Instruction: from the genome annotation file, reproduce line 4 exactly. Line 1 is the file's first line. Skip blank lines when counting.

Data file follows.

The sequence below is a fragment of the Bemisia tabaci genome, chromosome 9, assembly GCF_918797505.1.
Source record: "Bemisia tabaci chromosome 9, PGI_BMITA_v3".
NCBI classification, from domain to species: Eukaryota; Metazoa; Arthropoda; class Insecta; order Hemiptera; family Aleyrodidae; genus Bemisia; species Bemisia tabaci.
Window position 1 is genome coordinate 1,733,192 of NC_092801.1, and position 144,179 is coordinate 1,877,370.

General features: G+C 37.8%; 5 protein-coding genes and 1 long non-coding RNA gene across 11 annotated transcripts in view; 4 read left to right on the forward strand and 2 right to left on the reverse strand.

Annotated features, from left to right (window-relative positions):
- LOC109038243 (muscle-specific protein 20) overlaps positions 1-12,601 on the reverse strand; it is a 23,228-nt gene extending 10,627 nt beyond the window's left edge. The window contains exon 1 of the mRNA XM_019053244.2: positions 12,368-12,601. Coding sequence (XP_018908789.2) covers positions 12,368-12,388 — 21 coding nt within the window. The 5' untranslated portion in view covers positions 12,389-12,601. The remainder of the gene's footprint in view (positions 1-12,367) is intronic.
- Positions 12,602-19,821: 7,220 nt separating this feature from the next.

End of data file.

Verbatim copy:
Window position 1 is genome coordinate 1,733,192 of NC_092801.1, and position 144,179 is coordinate 1,877,370.